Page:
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Staying protected against bugs this summer


Milder climate could lead to longer mosquito season, but not necessarily more mosquitoes
Milder climate could lead to longer mosquito season, but not necessarily more mosquitoes

Staff writers

August 2, 2012 — Despite being one of the warmest winters on record, the bug count remains low across much of the country. Residents are still urged to protect themselves when outdoors.

No correlation can be made so far with climate changes and any increasing risks of disease
No correlation can be made so far with climate changes and any increasing risks of disease

According to Richard Vadeboncoeur, a biologist at GDG Environment, a milder climate can lead to an early arrival of spring and snowmelt mosquitoes. The actual number of bugs however, will probably be the same.

"Summer mosquitoes will also be present later in the fall, so overall there will be a longer 'mosquito season,' but not necessarily more mosquitoes."

Vadeboncoeur adds that the yearly abundance of mosquitoes is mostly driven by the abundance and quality of their aquatic habitats.

"And that's driven in turn by the landscape, land use and snow/rainfall patterns."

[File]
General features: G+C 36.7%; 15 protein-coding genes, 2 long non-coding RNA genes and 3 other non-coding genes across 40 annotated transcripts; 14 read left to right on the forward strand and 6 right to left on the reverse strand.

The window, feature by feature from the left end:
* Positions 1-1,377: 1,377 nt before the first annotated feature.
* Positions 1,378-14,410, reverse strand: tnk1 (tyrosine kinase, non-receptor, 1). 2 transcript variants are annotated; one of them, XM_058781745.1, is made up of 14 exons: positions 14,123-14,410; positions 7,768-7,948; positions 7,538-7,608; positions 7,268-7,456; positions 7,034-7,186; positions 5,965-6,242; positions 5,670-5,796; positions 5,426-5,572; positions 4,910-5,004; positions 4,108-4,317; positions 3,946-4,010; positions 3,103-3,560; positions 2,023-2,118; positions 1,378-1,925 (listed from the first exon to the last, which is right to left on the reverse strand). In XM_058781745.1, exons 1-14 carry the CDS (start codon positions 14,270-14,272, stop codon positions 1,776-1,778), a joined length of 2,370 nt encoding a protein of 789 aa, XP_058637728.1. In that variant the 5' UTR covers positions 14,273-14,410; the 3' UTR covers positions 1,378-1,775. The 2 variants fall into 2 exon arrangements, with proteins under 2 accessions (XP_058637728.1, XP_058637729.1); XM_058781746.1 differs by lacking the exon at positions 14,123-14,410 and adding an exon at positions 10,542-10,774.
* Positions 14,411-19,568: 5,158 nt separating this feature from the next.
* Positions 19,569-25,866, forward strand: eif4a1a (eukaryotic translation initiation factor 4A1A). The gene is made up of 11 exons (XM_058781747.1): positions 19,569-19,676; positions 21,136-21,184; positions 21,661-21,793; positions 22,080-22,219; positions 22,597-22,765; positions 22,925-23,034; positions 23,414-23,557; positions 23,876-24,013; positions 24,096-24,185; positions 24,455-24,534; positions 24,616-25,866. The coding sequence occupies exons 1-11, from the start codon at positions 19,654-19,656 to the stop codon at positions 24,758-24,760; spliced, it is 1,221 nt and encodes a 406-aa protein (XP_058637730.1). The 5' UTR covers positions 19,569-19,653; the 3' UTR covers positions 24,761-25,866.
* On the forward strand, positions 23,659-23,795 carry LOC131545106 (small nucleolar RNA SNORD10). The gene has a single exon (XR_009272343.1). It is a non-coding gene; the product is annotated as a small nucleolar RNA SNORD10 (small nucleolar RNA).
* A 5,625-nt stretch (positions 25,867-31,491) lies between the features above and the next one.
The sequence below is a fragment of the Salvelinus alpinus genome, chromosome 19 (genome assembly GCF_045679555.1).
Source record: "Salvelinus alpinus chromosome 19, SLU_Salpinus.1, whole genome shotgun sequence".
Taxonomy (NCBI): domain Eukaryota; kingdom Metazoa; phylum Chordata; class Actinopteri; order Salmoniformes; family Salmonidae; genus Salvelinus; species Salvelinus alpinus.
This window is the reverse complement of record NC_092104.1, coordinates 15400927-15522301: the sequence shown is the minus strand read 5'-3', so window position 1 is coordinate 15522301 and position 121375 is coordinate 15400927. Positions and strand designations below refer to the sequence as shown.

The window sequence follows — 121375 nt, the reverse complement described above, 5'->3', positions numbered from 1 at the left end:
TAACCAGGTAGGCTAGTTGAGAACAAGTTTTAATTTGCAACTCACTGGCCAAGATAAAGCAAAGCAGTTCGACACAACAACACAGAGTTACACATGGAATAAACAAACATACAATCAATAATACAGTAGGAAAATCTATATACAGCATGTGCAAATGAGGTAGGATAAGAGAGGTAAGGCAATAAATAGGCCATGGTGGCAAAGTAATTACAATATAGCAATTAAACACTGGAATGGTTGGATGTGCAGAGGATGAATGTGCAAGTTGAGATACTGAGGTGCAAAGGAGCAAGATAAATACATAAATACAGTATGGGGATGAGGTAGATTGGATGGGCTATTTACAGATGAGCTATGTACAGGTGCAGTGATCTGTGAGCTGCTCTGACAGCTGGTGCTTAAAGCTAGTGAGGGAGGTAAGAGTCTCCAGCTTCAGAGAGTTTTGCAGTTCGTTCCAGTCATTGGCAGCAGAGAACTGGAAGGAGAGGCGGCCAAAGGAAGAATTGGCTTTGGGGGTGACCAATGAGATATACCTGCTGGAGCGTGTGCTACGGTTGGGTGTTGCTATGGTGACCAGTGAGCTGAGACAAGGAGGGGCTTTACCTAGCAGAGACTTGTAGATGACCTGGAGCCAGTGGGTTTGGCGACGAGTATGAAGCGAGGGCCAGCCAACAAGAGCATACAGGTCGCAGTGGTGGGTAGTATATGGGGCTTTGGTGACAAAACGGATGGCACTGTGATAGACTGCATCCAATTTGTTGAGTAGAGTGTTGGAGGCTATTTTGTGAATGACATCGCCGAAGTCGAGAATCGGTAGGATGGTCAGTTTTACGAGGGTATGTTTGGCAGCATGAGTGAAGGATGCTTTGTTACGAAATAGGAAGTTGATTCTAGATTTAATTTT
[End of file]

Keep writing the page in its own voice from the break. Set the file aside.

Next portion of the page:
GDG intervenes in aquatic habitats, when mosquitoes and black flies are at their larval stages.

"Year to year, the intensification of field operations is driven more by the expansion of these habitats in a wet year (large ponds, rivers in high flow) than by the levels of larval populations. On a longer term, (several years), the improving conditions of our larger rivers is now favorable for the re-colonization by the black fly larvae that are very pollution sensitive. Therefore, many residents living nearby rivers are witnessing serious nuisance increases and are asking for biological solutions," explains Vadeboncoeur.

Read and follow the label if you choose to use a bug repellent
Read and follow the label if you choose to use a bug repellent

Despite the low to moderate bug activity across much of the country this summer, public health officials have reported a high number of mosquitoes carrying the West Nile virus.

GDG says that no correlation can be made so far with climate changes and any increasing risks of disease transmission.

"It's still in the bird population and we still have to take precautions to stay protected," says Angela Robinet with GDG. "Citronella candles work in that they throw off the guidance of the mosquitoes."

Robinet adds that covering up exposed skin and wearing insect repellent when outdoors is useful as well.

"I use 30 percent DEET and for small children I recommend using citronella or eucalyptus oil keeping in mind that it has a two metre radius, and it wears off quite quickly so you have to re-apply...The best place to apply any kind of repellent would be to your clothing."

GDG always recommends that you check with your public health unit and if you choose to use any kind of repellent, that you read and follow the label carefully.

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